Mike Swigunski was one of millions that were kept in captivity during the Covid-19 pandemic. Instead of staying with family or roommates, Swigunski traveled 6,000 miles to be alone, in another country.
Swigunski only intended to travel for 30 days to Georgia, which is a tiny country between east Europe and west Asia. The virus spread quickly and Georgia shut down its borders early March, forcing the Missourian to stay longer in Tbilisi, the capital of Georgia.
Swigunski says that Tbilisi was a place where he found a relaxed and welcoming atmosphere, and he soon fell for its old-world charm. Swigunski (33) now lives and works in Tbilisi, as a nomadic entrepreneur. This has allowed him to enjoy a “higher quality of life at a fraction the price,” he says. CNBC Make It.
If he was living in the U.S., Swigunski adds, “I would have to be working a lot more … now, I’m semi-retired.”
Swigunski was a dreamer of travelling the globe. Before he graduated in 2011 from University of Missouri, he had two choices: travel to Prague or a job as a manager for a company.
Swigunski’s mom died of breast cancer one month after he graduated. He says, “I was devastated.” “I was 22 years old, and I was confused on which path to follow … but I knew my mother would have wanted me to follow my dreams.” Then he decided to pursue his passion, and booked an all-inclusive ticket to Europe.
Swigunski traveled over 100 countries in his travels. He has also lived in and worked in many other roles, including as a travel writer in Korea and an advertising manager in Australia.
Swigunski started his business four years ago to capitalize on his experience in travel and remote working. His business. Global CareerThe website enables people to find information about digital nomad entrepreneurship, including job boards, workshops and coaching.
He says that these services “help other people in inspiring them to make a new journey or begin their own global career.” I want to assist other digital nomads on a quicker path.
Swigunski’s annual income hovers between $250,000 and $275,000 — and thanks to tax benefits in Georgia, he gets to keep a lot more of his income than he would otherwise.
Georgia offers a flat 1% rate of tax for small-business owners such as Swigunski. The U.S. provides a tax benefit to expats, which excludes income up to $112,000 from being taxed.
He explains that managing multiple businesses in Georgia is a lot more easy than running them from the U.S. It mainly comes down to cost. If I was trying to replicate the same infrastructure in America, it would likely be about ten-thousand times more expensive.
For more information, please visit: Georgian lawResidents of 98 countries including the U.S. are allowed to reside in Georgia for up to one year without needing a visa. After that year Swingunski can apply for an extension.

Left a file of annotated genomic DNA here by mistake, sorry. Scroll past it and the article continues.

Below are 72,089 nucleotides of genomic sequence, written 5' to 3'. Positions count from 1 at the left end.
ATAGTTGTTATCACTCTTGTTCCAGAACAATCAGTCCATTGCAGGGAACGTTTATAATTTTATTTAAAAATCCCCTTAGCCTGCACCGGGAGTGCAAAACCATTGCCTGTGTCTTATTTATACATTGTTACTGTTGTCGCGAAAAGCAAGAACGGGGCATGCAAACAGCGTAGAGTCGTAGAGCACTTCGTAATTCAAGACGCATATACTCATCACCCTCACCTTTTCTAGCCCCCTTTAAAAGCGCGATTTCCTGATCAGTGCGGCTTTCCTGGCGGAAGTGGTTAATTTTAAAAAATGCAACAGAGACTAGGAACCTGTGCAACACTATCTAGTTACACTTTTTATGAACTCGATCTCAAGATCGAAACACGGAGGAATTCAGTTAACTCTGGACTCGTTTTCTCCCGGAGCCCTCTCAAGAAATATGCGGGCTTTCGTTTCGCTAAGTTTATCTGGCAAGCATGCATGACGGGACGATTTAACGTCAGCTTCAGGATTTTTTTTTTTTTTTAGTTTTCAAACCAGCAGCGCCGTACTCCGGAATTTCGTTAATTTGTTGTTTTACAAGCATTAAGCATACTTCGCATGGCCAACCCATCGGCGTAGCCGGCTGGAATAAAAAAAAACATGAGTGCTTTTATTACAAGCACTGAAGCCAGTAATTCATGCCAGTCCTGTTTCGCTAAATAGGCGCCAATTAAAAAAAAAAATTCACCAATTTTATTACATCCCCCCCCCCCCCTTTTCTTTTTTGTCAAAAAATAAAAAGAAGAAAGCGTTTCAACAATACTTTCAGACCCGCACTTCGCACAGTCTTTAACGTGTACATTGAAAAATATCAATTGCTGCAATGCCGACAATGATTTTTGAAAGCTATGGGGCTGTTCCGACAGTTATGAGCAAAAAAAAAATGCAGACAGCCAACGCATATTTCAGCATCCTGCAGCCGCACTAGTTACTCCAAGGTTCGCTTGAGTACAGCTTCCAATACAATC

The largest expenses he has are rent and utility bills, which total $696 per month. Swigunski lives alone in an apartment that has two bedrooms and a private garden. He found it through a realtor. Swigunski says that he fell in love as soon as he saw the place.
This is the monthly breakdown of Swigunski’s spending, as of February 2022
Utilities and rent: $696
Insurance for health: $42
One aspect of living alone that Swigunski learned he didn’t enjoy early on is cooking — so once he moved to Georgia, he hired a private chef to come to his house six days a week and prepare meals for him, which costs about $250 per month.
Swigunski believes that a private chef is a luxury expense. However, it actually has saved him lots of money. He says that if he didn’t have a chef, he would have been eating out more or ordering takeout. But having a chef allows you to eat better and also saves time which I can use for my business.
Swigunski loves the fact that every day is different.
Swigunski loves to have a cup, drink a coffee, and then read outside. After that, he will try to get in a short meditation or workout before heading into work.
Because he is “most productive” at home, he works most of the time from his house. But sometimes he will go to co-working spaces or coffee shops with friends.
Swigunski stated that the greatest difference between Georgian and American living is their “a lot less relaxed” lifestyle. Swigunski says that not all places open before 10 a.m. in Georgia, while most people work for their lives, not just to make ends meet.
Georgian hospitality is described by a saying: “A guest, a gift from God”. Swigunski has found that Georgians are very welcoming of foreigners and they have been “absolutely amazing” to him.
Living abroad can be as exciting as you might think. Swigunski said that “it’s not for everybody.” There will be many variables you can’t replicate in your previous life living in the U.S.
Because Georgia is still a developing country, Swigunski explains, “your electricity or water shuts off a little bit more here than other locations — this isn’t happening every day, but it does happen a couple of times a year.”
Swigunski admits that he sometimes feels homesick for friends and family in the U.S., but he says he is happier living in Tbilisi than anywhere else. He plans to remain in Tbilisi indefinitely.
“Would you ever allow me to return to the U.S.?” He says he doesn’t like to make absolute statements, but he loves America. But as it is, my experience overseas makes me enjoy life more than if i were to be living in the U.S.
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